New evidence on the urbanization of global poverty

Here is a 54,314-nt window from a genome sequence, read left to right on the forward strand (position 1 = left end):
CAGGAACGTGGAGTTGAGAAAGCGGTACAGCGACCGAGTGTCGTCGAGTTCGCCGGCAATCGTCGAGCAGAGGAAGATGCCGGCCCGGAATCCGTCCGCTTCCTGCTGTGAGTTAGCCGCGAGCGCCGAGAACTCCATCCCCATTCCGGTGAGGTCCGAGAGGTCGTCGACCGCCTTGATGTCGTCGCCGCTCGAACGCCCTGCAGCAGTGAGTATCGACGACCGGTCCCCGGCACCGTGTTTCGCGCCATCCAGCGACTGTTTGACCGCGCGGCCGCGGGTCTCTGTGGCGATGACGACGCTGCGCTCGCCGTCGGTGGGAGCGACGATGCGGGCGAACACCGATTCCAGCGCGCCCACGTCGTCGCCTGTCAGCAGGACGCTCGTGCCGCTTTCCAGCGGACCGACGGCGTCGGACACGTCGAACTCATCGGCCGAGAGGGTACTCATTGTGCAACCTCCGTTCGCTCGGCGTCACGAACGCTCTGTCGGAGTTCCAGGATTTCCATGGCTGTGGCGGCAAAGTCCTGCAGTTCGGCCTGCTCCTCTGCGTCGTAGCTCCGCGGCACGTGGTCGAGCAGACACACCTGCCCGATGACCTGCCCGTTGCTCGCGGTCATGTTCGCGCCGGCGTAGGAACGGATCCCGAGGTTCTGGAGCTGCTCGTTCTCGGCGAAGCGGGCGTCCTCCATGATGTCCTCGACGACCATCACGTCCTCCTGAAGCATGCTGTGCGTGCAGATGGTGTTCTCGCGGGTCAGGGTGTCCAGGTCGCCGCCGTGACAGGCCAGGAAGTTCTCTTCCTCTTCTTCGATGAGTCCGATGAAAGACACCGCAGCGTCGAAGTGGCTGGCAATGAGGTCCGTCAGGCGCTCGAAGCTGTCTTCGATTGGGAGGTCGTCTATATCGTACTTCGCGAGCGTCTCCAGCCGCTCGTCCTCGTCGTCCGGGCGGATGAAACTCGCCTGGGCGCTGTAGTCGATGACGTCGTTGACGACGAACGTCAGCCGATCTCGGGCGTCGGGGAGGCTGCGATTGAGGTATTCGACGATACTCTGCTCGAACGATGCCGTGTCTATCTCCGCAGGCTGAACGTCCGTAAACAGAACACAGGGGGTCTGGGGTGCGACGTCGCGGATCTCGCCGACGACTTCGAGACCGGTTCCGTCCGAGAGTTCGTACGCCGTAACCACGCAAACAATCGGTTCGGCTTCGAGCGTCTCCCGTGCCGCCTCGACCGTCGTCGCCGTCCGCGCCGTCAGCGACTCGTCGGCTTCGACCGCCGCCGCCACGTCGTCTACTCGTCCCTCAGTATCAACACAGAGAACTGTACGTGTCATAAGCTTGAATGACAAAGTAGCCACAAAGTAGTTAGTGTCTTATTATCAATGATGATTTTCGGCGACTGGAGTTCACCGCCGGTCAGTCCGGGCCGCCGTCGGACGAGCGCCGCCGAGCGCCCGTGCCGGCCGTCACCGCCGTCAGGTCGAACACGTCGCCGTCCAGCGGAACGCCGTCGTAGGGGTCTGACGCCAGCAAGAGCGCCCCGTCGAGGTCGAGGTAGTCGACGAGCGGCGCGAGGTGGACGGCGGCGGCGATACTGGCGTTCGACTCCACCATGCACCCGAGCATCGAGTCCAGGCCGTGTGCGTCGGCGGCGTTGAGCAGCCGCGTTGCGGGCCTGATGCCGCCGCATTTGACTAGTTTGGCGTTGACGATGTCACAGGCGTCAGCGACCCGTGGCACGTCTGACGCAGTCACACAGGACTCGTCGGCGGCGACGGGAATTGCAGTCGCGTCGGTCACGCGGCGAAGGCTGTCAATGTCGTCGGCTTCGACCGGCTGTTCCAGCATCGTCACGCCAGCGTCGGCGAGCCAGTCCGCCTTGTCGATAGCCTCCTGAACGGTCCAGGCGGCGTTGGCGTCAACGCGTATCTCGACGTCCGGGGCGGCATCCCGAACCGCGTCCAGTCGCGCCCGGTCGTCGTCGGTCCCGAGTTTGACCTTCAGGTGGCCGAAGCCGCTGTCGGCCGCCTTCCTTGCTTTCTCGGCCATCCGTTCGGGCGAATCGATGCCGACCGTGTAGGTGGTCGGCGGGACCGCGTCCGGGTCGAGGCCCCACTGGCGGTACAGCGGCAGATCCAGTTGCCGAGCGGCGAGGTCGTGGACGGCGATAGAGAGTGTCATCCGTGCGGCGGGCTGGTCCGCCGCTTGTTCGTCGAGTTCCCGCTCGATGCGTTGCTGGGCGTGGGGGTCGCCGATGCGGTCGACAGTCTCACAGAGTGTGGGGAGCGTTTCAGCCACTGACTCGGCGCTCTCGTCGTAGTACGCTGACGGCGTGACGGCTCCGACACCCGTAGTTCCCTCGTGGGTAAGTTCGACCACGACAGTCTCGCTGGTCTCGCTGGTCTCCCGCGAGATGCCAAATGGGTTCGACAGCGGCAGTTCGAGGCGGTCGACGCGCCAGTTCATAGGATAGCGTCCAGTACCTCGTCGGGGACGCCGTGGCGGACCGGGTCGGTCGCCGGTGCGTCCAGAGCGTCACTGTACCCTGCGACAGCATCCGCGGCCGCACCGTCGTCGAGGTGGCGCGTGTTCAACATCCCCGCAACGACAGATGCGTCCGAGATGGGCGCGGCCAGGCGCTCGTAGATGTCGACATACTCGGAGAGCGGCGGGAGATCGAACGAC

The authors provide new evidence on the extent to which absolute poverty has urbanized in the developing world, and the role that population urbanization has played in overall poverty reduction. They find that one-quarter of the world's consumption poor live in urban areas and that the proportion has been rising over time. By fostering economic growth, urbanization helped reduce absolute poverty in the aggregate but did little for urban poverty. Over 1993-2002, the count of the"$1 a day"poor fell by 150 million in rural areas but rose by 50 million in urban areas. The poor have been urbanizing even more rapidly than the population as a whole. Looking forward, the recent pace of urbanization and current forecasts for urban population growth imply that a majority of the poor will still live in rural areas for many decades to come. There are marked regional differences: Latin America has the most urbanized poverty problem, East Asia has the least; there has been a"ruralization"of poverty in Eastern Europe and Central Asia; in marked contrast to other regions, Africa's urbanization process has not been associated with falling overall poverty.
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